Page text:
Swart, Patricia L., New School U., New York, NY - To aid research on 'Film Practices, Globalization, and the Public Sphere in Kerala, India,' supervised by Dr. Rayna Rapp
PATRICIA L. SWART, while a student at New School University in New York, New York, was granted an award in December 2002 to aid research on film practices, globalization, and the public sphere in the state of Kerala, India, under the supervision of Dr. Rayna Rapp. Swart examined the ways in which globalization processes had transformed the portrayal of women in popular and art films and women's spectatorship of films in Kerala. Changes in film texts and spectatorship were found to be linked to shifts in gender identity, concepts of citizenship, and the shaping of the public sphere-all unique reactions to globalization in Kerala. Although the state had a long history of global trade and cultural assimilation, the newest wave of globalization had inspired violent protests and demonstrations. The Malayalam-language cinema of Kerala responded to global changes by making films that reverted from formerly more liberal and enlightened portrayals of women to a kind of traditionalism that glorified patriarchal behaviors and attitudes. Swart conducted fieldwork in several primary areas: spectatorship practices, film institutions, and film texts. Interviews, participant observation, and a study of archival sources indicated that despite Kerala's reputation as a model of development, women in the state were subjected to increasing restrictions on their mobility and participation in public events and to increasing violence and sexual harassment. Research on film and gender showed the links between globalization, inequality, and repression by revealing some of the tensions extant in Kerala, including high unemployment, increasing consumerism, and a high rate of suicide among women.
Murphy, Daniel Joseph, U. of Kentucky, Lexington, KY - To aid research on 'Communal Resource Management and Rural Inequality in Post-Socialist Mongolia,' supervised by Dr. Peter Deal Little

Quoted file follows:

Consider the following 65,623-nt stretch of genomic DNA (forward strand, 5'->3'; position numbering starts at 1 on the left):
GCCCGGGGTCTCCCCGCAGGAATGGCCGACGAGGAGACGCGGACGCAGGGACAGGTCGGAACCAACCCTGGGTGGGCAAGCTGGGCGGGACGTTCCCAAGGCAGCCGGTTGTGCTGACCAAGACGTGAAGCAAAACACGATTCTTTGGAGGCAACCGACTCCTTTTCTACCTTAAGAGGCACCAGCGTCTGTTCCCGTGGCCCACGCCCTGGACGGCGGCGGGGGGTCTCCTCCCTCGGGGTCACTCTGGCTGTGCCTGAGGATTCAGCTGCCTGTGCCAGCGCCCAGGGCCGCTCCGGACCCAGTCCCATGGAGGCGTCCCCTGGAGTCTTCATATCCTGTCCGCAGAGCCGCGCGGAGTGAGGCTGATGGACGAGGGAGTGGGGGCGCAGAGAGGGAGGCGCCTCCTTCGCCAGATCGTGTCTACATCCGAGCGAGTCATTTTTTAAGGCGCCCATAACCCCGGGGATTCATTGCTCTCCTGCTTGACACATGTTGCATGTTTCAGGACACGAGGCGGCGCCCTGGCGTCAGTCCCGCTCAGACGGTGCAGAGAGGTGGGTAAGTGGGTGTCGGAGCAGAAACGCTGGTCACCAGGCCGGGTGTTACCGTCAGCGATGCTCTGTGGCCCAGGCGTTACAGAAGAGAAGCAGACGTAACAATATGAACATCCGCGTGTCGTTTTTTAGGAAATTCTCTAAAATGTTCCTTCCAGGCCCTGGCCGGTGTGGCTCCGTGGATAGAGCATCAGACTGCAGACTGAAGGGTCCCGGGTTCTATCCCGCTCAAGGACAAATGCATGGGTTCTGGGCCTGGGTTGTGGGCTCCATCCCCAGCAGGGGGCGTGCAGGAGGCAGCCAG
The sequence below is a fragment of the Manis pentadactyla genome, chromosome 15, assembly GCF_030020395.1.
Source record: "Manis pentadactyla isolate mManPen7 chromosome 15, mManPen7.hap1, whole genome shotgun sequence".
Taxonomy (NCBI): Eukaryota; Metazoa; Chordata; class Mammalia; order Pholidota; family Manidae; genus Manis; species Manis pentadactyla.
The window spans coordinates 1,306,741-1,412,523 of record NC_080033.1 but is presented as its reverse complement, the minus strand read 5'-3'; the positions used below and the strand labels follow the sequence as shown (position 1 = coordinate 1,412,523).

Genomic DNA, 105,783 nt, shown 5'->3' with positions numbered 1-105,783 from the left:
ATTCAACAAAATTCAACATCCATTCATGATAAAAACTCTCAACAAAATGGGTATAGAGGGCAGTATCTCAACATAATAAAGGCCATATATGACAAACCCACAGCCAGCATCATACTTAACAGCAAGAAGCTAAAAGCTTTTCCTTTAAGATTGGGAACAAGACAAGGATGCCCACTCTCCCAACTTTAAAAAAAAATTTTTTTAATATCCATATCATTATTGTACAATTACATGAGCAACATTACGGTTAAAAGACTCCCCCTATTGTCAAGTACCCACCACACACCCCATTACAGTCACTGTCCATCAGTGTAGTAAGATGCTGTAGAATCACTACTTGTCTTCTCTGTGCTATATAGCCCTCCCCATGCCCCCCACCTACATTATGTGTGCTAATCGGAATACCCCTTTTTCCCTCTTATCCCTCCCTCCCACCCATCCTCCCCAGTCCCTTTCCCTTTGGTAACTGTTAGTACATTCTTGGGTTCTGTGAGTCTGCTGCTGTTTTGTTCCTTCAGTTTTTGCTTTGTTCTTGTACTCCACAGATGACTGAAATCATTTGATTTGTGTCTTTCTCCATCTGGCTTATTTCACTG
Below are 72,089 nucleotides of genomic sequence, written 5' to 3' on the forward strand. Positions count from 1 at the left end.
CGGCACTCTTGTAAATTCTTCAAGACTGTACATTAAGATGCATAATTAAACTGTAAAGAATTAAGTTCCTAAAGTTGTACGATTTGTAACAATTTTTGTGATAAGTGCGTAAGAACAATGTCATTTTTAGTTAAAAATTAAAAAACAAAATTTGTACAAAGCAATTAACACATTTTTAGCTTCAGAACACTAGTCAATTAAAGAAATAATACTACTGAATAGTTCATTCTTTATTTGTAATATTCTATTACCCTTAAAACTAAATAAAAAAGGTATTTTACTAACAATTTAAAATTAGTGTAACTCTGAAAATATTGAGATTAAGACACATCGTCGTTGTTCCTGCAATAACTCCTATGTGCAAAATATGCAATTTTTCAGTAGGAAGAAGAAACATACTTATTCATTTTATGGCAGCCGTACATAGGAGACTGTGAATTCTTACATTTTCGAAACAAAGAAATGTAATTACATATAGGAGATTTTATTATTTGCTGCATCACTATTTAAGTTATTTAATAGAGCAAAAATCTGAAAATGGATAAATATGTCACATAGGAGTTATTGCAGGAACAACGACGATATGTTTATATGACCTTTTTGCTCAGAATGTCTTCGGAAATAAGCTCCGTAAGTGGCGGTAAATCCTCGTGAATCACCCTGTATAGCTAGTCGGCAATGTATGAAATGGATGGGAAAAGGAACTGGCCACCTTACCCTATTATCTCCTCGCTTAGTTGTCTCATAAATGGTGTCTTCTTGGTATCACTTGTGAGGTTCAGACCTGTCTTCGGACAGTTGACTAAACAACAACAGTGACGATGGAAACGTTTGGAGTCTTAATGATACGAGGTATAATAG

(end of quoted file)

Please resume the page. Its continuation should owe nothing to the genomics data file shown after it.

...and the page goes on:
DANIEL J. MURPHY, then a student at University of Kentucky, Lexington, Kentucky, received funding in May 2007 to aid research on 'Communal Resource Management and Rural Inequality in Post-Socialist Mongolia,' supervised by Dr. Peter Deal Little. This project investigated the ways in which increasing rural inequality in post-socialist Mongolia has altered common-property resource management institutions, access to pastoral resources, and resources use patterns. The researcher carried out this project in the third bag (Uguumur district) of Bayankhutag soum (county), Khentii aimag (province) in eastern Mongolia and employed a range of qualitative and quantitative methodologies (including participant observation, surveying, semi-structured and unstructured interviewing, and case-study analysis) to investigate the research questions. The project found that general socio-economic inequality and commercialization in pastoral society, rather than solely absentee herd-ownership as hypothesized, has fostered divergent herd management practices and resource use strategies. Moreover, the research has found that these changes, in combination with neo-liberal governance reforms such as decentralization, have altered community dynamics and the effectiveness of community level institutions to regulate resource use. This research will contribute to: 1) new understandings of common property systems and theories of 'community;' 2) expansion of anthropological investigations of property relations under post-socialism to common-property systems; and 3) anthropological studies of pastoral inequality.